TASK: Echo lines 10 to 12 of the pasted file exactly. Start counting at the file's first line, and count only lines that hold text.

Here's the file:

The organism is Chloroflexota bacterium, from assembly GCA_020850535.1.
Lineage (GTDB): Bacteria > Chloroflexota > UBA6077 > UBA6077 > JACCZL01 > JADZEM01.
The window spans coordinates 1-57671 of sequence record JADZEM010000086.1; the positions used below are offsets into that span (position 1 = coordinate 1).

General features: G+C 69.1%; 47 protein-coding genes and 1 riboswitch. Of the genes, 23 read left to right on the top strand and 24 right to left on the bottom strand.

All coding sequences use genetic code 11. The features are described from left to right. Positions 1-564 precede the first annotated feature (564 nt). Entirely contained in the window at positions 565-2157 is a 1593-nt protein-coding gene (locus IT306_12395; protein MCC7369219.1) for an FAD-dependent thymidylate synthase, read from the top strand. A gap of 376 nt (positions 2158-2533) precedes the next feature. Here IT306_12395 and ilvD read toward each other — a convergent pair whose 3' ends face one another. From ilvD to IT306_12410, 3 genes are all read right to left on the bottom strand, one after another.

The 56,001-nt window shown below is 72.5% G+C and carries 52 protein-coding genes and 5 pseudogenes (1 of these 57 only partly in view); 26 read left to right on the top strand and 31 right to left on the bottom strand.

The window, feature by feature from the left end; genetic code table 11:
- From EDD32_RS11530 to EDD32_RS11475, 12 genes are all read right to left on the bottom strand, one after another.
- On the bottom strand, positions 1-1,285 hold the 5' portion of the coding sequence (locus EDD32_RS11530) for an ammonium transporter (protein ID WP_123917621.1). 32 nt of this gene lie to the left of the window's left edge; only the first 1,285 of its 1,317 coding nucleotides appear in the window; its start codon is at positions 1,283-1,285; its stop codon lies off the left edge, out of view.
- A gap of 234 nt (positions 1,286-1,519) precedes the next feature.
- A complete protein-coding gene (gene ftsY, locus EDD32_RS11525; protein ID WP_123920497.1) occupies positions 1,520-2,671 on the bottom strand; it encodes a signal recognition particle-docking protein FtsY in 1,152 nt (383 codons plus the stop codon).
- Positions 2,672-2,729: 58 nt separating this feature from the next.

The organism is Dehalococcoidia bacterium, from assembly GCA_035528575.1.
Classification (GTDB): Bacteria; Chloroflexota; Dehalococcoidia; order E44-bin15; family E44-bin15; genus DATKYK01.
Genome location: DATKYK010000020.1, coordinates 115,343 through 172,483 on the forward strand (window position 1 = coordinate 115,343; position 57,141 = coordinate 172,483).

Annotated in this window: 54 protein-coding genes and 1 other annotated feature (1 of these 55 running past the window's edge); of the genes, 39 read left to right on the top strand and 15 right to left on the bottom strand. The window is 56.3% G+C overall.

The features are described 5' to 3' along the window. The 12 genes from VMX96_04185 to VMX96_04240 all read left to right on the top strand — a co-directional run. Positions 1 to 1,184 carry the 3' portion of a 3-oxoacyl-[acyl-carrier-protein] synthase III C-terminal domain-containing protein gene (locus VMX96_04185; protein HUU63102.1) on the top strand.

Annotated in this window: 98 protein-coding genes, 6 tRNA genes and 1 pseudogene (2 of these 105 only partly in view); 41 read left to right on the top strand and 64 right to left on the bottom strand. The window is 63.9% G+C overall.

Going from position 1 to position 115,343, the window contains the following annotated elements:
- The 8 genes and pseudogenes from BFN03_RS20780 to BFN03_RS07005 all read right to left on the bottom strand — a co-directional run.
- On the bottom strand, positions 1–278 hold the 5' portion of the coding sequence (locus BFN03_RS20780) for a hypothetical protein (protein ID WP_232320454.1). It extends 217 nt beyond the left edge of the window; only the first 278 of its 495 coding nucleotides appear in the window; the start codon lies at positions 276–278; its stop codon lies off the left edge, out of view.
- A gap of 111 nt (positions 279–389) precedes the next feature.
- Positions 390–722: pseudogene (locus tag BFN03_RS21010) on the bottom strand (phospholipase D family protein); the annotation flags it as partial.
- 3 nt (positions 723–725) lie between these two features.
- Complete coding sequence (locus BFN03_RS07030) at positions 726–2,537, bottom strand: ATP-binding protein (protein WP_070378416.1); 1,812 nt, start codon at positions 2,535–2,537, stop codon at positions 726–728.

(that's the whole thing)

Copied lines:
- A gap of 234 nt (positions 1,286-1,519) precedes the next feature.
- A complete protein-coding gene (gene ftsY, locus EDD32_RS11525; protein ID WP_123920497.1) occupies positions 1,520-2,671 on the bottom strand; it encodes a signal recognition particle-docking protein FtsY in 1,152 nt (383 codons plus the stop codon).
- Positions 2,672-2,729: 58 nt separating this feature from the next.